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No more barbel no more carp

Lee White

Senior Member
So there is no more barbel and no more carp what are we going fishing for and why ?
Well I would be fishing for perch they can be caught all year round in lakes river canalso and a 2 1/2lb fish is on this year's wish list light tacklenough they pull your string
 

Chris Jones

Senior Member
I'm pretty much managing without barbel now. Tench from late April until the end of August (if I'm lucky). Dace, chublets, perch, roach on the rivers from the 16th of June through to October(ish). Grayling through the winter with the odd stab at the roach on a day ticket stillwater thrown in.

Apart from the odd longer distance foray to fish with friends, I've not set out to specifically target barbel for about five years.
 

Stephen Crowhurst

Senior Member
There is something special about Barbel.

Carp, I dunno I just don’t feel enthused for them at either end, the pastie sized suicidal ones are fun for a bit and I can’t be doing with the whole thing around the big ones.

If there were no Barbel, I’d probably put most of my effort into Chub, a big Chub is a special thing. Then it’s Perch, a king of small fish from the colourful wasps to the humpback “biggies” they just have attitude and look stunning.
 

Alex Warren

Senior Member
Funnily enough, I had this conversation with my six year old nephew a few days ago. Well, he asked me “What if the Barbel all disappeared? Would you fish for carp or something else?”

I answered no to the carp, I fish for them a few times a year - usually they’re either too easy or too difficult (depending on the time of year), they’re never the right amount of ‘challenge’. Paraphrasing Mr Crowhurst too, sod targeting the big ones!

So in answer to his and the OPs question, I’d probably answer:

Tench - April - June
Barb... Damn it.... 😂
Catfish - July - August (never caught one)
Perch/Pike/Chub - September - March

Here’s the nephew with his first ever Barbel on a family holiday to the Wye a few days ago. Let’s hope both his question and this thread remain hypothetical, because he’s definitely ‘one of us’ in the making!
 

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Alan Palmer

Senior Member
I remember Matt Hayes saying if he had to choose just one species to fish for it would be Chub...so many different types of venue and tactics to choose from, and just the right amount of frustration and challenge to keep it interesting. Think that would be my choice too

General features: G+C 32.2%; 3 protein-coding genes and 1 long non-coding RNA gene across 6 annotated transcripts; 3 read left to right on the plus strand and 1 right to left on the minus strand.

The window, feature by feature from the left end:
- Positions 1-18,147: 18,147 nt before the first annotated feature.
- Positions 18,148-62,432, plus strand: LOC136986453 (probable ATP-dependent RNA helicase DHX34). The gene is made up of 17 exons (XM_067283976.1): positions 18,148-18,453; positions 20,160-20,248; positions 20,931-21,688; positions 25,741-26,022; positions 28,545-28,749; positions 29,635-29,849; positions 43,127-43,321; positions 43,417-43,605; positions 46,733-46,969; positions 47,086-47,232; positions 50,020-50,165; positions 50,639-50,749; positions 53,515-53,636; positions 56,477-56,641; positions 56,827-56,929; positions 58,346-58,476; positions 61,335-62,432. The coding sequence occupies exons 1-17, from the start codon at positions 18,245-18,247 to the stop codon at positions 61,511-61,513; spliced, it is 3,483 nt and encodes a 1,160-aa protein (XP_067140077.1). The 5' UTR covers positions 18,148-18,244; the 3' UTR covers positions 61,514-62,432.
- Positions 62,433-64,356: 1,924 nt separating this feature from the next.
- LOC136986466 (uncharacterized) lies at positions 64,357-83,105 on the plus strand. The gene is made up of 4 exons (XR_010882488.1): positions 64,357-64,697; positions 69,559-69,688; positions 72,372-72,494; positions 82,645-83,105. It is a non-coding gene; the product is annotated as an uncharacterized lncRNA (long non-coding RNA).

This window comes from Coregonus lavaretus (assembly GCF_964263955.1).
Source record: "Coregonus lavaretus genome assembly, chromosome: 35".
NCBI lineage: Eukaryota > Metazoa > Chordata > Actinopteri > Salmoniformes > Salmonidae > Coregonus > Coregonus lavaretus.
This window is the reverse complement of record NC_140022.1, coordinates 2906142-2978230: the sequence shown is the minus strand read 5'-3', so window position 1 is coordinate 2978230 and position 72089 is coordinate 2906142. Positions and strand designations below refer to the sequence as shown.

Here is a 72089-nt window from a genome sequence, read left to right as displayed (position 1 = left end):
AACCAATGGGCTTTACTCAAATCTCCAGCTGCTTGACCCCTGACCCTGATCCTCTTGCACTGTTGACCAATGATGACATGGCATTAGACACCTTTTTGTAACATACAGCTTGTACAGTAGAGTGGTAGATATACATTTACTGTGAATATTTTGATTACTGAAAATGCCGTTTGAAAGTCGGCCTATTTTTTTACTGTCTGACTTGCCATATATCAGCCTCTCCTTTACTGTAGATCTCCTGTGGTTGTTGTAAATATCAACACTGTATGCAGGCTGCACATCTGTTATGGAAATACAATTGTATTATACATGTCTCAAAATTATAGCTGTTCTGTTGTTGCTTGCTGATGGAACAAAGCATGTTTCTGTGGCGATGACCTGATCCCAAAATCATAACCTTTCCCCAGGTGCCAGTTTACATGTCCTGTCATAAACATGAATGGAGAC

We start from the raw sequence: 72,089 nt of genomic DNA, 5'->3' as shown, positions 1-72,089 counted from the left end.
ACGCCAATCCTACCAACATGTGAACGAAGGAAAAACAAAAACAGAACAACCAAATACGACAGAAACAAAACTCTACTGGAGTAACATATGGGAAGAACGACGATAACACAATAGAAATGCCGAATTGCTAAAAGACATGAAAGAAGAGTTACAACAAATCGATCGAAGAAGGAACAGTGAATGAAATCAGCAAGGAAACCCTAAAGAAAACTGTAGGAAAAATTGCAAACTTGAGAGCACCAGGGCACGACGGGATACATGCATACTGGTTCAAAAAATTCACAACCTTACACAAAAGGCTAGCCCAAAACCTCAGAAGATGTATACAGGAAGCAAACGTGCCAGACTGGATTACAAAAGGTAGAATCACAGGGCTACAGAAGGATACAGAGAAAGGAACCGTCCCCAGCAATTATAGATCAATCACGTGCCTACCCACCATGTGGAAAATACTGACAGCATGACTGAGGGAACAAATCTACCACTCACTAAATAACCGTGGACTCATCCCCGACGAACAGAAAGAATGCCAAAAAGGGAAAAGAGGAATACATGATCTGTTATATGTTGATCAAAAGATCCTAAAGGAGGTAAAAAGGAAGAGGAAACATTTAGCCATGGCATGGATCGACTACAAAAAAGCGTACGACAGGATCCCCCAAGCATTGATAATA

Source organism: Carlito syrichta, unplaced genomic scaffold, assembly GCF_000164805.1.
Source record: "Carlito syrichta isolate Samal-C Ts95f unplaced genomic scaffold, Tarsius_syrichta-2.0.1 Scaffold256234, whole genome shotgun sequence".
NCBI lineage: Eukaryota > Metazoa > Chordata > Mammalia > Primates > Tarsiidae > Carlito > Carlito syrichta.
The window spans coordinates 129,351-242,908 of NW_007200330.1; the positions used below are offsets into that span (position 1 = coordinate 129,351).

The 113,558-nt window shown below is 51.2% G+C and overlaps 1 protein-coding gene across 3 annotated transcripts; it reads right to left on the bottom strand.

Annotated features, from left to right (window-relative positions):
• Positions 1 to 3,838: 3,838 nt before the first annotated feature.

Stephen Crowhurst

Senior Member
I remember Matt Hayes saying if he had to choose just one species to fish for it would be Chub...so many different types of venue and tactics to choose from, and just the right amount of frustration and challenge to keep it interesting. Think that would be my choice too
They do say big Chub are the most cunning of fish. Sure the 4-5s and sometimes even 6s hang themselves but the 8+ fish... they are there, to be seen, to be caught... that’s different.
 

Eddie Bray

Senior Member
So there is no more barbel and no more carp what are we going fishing for and why ?
Well I would be fishing for perch they can be caught all year round in lakes river canalso and a 2 1/2lb fish is on this year's wish list light tacklenough they pull your string
And if you forget your leads they can be fished for just free-lining a worm.
 

Richard Isaacs

Senior Member
Still waters don’t appeal to me in the slightest. If there was no more barbel then my fishing season would probably be cut in half starting from October. I’d target chub and Perch On my favorite method the stick float and in the colder months big pike.
im quite lucky to have the fenland drains on my doorstep and do plan to get stuck into some serious predator fishing this winter.
 
I would probably get around to fishing for all the species that I tell myself I am going to each year instead of getting stuck in the Carp and Barbel cycle. Although I already do lots of Grayling, Perch and Chub fishing through the winter, I would love to spend some more time trotting for big Roach and targeting some river Pike.
 

Alex Constantinou

Senior Member
I fish for everything except those horrible snake like bait thieves. I'd probably spend my time after roach, chub, perch and tench. Throw some Zander in the mix now and again and it doesn't look so bleak.
 

Joe Winstanley

Senior Member
Loads to go at:

Jan - early March: Pike / Chub
Mid-March - April: Perch and Bream
May - July: Tench/Crucians/Rudd
August: family time
Sept-Oct: Bream/Roach
Nov - Dec: Grayling / Chub
 

Ady Brayshaw

Senior Member
I find it difficult multi - tasking so tend to concentrate on one species at a time. Currently, I have my 'barbel head' on with tench from the beginning of April until early June. My work takes me away for weeks at a time, so I may not wet a line for 4 weeks or more. I can't see me moving on from barbel for quite some time as i'm really enjoying it. I would like a big shore caught bass, that can ambition can wait.
 

Paul Collins

Senior Member
I've always liked an angling challenge and over the years I've spent more and more time fishing for our migratory species, Sea Trout and Salmon. Fantastic variety of locations from the Hampshire chalk streams to the South and the North East for the Wear, the Tees and soon the Tyne.
Off season will see me on the upper Lea, the Ivel and back down the Avon for the Roach. Generally trotting maggots for whatever comes along, with Roach in mind.
 
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